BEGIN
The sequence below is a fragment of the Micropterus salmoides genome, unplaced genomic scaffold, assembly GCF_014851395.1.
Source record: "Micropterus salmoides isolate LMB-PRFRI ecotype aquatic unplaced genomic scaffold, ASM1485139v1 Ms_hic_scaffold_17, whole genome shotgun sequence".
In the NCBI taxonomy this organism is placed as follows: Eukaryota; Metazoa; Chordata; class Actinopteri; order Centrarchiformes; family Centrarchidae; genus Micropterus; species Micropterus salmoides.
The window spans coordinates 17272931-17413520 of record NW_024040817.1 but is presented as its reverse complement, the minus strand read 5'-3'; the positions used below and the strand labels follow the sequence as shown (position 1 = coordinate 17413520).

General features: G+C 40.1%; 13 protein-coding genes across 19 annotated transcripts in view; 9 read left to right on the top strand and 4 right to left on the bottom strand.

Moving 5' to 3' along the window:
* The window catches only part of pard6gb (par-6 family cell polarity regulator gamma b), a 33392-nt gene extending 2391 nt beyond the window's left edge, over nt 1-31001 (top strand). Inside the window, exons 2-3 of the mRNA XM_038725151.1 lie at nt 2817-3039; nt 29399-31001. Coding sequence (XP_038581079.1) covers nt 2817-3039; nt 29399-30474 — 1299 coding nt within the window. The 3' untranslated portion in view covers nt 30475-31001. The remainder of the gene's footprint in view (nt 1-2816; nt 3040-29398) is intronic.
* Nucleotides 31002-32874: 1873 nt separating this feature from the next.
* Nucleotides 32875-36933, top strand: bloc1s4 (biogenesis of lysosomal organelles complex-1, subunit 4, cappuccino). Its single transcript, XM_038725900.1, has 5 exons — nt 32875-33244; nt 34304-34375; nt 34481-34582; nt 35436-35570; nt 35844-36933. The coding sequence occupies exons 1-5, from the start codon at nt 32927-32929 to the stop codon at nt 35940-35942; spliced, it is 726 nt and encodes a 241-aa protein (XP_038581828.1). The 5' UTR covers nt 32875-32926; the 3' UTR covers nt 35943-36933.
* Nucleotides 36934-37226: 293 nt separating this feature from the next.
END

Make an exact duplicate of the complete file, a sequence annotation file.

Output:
The sequence below is a fragment of the Micropterus salmoides genome, unplaced genomic scaffold, assembly GCF_014851395.1.
Source record: "Micropterus salmoides isolate LMB-PRFRI ecotype aquatic unplaced genomic scaffold, ASM1485139v1 Ms_hic_scaffold_17, whole genome shotgun sequence".
In the NCBI taxonomy this organism is placed as follows: Eukaryota; Metazoa; Chordata; class Actinopteri; order Centrarchiformes; family Centrarchidae; genus Micropterus; species Micropterus salmoides.
The window spans coordinates 17272931-17413520 of record NW_024040817.1 but is presented as its reverse complement, the minus strand read 5'-3'; the positions used below and the strand labels follow the sequence as shown (position 1 = coordinate 17413520).

General features: G+C 40.1%; 13 protein-coding genes across 19 annotated transcripts in view; 9 read left to right on the top strand and 4 right to left on the bottom strand.

Moving 5' to 3' along the window:
* The window catches only part of pard6gb (par-6 family cell polarity regulator gamma b), a 33392-nt gene extending 2391 nt beyond the window's left edge, over nt 1-31001 (top strand). Inside the window, exons 2-3 of the mRNA XM_038725151.1 lie at nt 2817-3039; nt 29399-31001. Coding sequence (XP_038581079.1) covers nt 2817-3039; nt 29399-30474 — 1299 coding nt within the window. The 3' untranslated portion in view covers nt 30475-31001. The remainder of the gene's footprint in view (nt 1-2816; nt 3040-29398) is intronic.
* Nucleotides 31002-32874: 1873 nt separating this feature from the next.
* Nucleotides 32875-36933, top strand: bloc1s4 (biogenesis of lysosomal organelles complex-1, subunit 4, cappuccino). Its single transcript, XM_038725900.1, has 5 exons — nt 32875-33244; nt 34304-34375; nt 34481-34582; nt 35436-35570; nt 35844-36933. The coding sequence occupies exons 1-5, from the start codon at nt 32927-32929 to the stop codon at nt 35940-35942; spliced, it is 726 nt and encodes a 241-aa protein (XP_038581828.1). The 5' UTR covers nt 32875-32926; the 3' UTR covers nt 35943-36933.
* Nucleotides 36934-37226: 293 nt separating this feature from the next.